Global Fund

In: Business and Management

Submitted By shawali99
Words 1238
Pages 5
Prior to the implementation of the Global Fund, eradication programs and funding for diseases like AIDS, TB, and malaria were inadequate and incapable to meet the pressing needs of global health. With an annual death toll of 6 million people, these three diseases contributed to the highest mortality rates for developing countries by the end of the 1990’s. As an effort to combat the spread of disease, UNAIDS, WHO foundation, and donor countries relied on major support systems of bilateral aid agencies and development banks to disperse funds to governments. But the dispersion of funds was too slow and the “old model” did not enable enough country ownership to even be effective. Due to inappropriate political support and mismanagement of funds, recipient countries like Zimbabwe had high prevalences of HIV ( Zimbabwe 25% of population). The “old model” of funding also largely ignored the fragile states that had ineffective governments and were structurally unable to adequately implement programs. This stagnated the global progress in eradication, since the highest burden of AIDs, TB, and malaria reside in the poorer populations of these states (90%).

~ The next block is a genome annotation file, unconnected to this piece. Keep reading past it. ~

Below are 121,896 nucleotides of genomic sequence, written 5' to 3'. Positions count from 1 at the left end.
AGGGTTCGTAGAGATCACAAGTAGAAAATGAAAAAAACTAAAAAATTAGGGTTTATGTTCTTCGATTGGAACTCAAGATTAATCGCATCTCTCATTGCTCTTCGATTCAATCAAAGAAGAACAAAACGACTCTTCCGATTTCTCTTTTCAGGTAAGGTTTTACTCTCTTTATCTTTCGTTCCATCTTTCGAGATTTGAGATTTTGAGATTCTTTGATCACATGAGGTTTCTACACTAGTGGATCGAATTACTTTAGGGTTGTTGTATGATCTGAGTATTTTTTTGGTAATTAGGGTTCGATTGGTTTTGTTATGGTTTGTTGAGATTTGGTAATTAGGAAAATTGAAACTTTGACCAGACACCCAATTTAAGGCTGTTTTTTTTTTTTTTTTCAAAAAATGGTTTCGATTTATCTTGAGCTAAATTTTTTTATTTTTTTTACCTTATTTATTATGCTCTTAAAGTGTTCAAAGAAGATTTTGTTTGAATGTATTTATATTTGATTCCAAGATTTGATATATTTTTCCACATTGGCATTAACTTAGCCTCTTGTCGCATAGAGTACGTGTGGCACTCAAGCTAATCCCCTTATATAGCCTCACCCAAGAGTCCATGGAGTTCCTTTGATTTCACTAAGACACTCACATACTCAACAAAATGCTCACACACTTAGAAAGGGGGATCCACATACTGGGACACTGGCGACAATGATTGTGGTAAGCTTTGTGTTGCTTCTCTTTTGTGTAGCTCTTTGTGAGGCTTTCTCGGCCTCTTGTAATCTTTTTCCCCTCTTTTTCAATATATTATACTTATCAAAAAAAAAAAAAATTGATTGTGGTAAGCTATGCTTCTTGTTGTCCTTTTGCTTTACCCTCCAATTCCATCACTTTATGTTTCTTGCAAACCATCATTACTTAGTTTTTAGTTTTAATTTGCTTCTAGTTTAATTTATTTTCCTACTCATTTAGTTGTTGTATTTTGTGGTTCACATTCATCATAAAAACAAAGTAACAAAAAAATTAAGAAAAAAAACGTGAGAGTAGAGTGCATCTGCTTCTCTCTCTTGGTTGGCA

At the end of the 1990s, global leaders of the G8 countries (France, Germany, Italy, Japan, United Kingdom, United States, Canada, and Russia) recognized these inadequacies and developed the Monterrey Consensus. It argued that international stakeholders and donor countries must increase funding by contributing at least .7 percent of GNP as Official Development Assistance (ODA) to developing countries. To reach the target ODA and meet the MDGs, the consensus stressed the importance of collaboration among the public and private actors for funding. But it wasn’t till the Paris Declaration/Accra Agenda of Action was the effectiveness of these funds measured. The Paris Declaration/Accra Agenda for Action was an international…...

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